from the menu. For me, it'll be button A. Your conditional branch box will now look like this…
Obviously your button letter will be whichever button you chose - but for me, it's button A.Before you click OK on the bottom of the conditional branch box,
just uncheck the 'Set handling when conditions do not apply;' we don't need this. Then press OK. Once you've got your first branch done, we need to input the
In your conditional branch, input another conditional branch with a button condition, but this time, set it to the Down directional button. This time, make sure
that you leave the box at the bottom checked. Then press OK. Now we have a branch for when jump and down are pressed at the same time. Your commands should be
looking something like this…
Now, in the else section of that conditional branch, add another branch, exactly the same as the previous one, but this time with the Left directionary button
selected as the condition. See where we're going with this? Some good ol' embedded conditional branching! Keep going, the next one with the Right button, and the
final one with the Up button. Normally we wouldn't bother with the final button, because if it isn't the other directions, it can only be the last remaining one.
However, in this system, it's quite a nice feature if, when there are no directional buttons being pressed and the jump button is pressed, the player jumps in
place. (This is optional - if you only want the player to jump when there is a direction, you can leave the Up button's conditional branch blank, or
uncheck the Up button's 'Set handling' box.)
Okay, your final set of commands should look like this…
Right, now just the jumping commands to do. In the first branch, the Down one, insert a Set Move Route command, and in this, insert a jump. Now, we want the player
to jump downwards, so we need to leave 0 in the X-drection box, and put 2 in the Y-direction box. Shouldn't that be negative 2? I hear you ask. I agree, it is an
awkward system, but in RMXP, if you want to move downwards, you actually increase the Y-direction value. Confusing, huh? (The reason we're using 2 and not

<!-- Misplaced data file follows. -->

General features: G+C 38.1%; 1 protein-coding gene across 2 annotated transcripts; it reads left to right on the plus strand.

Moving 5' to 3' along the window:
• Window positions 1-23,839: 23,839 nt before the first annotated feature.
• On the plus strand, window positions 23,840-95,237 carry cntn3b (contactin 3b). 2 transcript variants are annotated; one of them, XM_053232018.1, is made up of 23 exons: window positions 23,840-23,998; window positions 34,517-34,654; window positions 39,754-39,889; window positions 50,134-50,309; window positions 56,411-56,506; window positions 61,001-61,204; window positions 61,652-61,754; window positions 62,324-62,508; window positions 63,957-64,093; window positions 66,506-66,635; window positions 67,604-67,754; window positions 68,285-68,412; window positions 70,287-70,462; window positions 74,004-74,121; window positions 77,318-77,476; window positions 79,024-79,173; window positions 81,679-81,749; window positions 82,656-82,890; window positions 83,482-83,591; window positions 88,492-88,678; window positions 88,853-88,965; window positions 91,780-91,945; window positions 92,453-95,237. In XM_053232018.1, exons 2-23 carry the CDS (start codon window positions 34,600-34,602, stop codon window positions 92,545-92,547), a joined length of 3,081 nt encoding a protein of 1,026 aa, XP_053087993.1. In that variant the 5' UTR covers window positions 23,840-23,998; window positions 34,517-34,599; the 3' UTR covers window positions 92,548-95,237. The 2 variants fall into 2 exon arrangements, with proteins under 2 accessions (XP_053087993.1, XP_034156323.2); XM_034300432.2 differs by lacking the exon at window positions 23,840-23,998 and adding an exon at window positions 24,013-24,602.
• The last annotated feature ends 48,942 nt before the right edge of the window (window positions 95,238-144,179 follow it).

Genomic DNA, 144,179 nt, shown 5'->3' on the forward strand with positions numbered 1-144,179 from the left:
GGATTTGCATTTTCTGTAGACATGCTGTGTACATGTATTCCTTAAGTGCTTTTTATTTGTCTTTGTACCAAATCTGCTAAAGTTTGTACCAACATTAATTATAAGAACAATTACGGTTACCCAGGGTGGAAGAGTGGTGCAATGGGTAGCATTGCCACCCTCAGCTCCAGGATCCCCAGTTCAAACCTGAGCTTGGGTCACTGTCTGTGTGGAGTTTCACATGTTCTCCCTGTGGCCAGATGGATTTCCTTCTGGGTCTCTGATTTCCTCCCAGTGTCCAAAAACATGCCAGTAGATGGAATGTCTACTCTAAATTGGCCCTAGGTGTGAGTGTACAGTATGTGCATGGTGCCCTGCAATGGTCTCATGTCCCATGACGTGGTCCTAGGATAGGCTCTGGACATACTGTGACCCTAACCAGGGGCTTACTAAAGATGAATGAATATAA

1 in the jump box will become clear later on.)
Your jump box should look like this for the Down direction…
Press OK at that, and then press OK at the Set Move Route box. Now, don't forget to add in a Wait for Move's Completion command! Once you've done that, you can
put in the jumps for the other branches. For Left, it will be X: 2, Y: 0, for Right, X: -2, Y: 0, and Up, X: 0, Y: -2. In the last else section of the Up branch,
we can input the jump for if there are no directional buttons being pressed. This is just a jump with coordinates X: 0, Y: 0, making the player jump in place.
Okay! Now the top half of your commands should be like this…
You can see all the different jumping directions. And now we're done! You can test out your system. Don't forget - if you only used the new game automatic switch
(in the Scene_Title script), you'll have to start a new game to get it to work.
Pretty cool, huh? The only thing with this system is that you have to be pressing the directional button before you press the jump button to get the player to jump
in a direction, but that's a limitation of RMXP, I'm afraid. Now, if you put an impassable tile in the way of the player, and walk up to it, you'll find that you
can jump over it. This is why we used 2 in the jump box, rather than 1 - if we'd used 1, the player wouldn't have been able to jump over anything. It's a pretty
neat system, don't you think? The only little glitch in this is that the player can jump 'through' trees, which isn't quite so realistic. If you want to stop
this, you'll have to use terrain tags and a little extra eventing to prevent jumping 'through' objects. I intend to write a mini tutorial on this, so keep
Well, that's it - you've been taught how to jump! My next tutorial will be on more advanced event systems. See you there!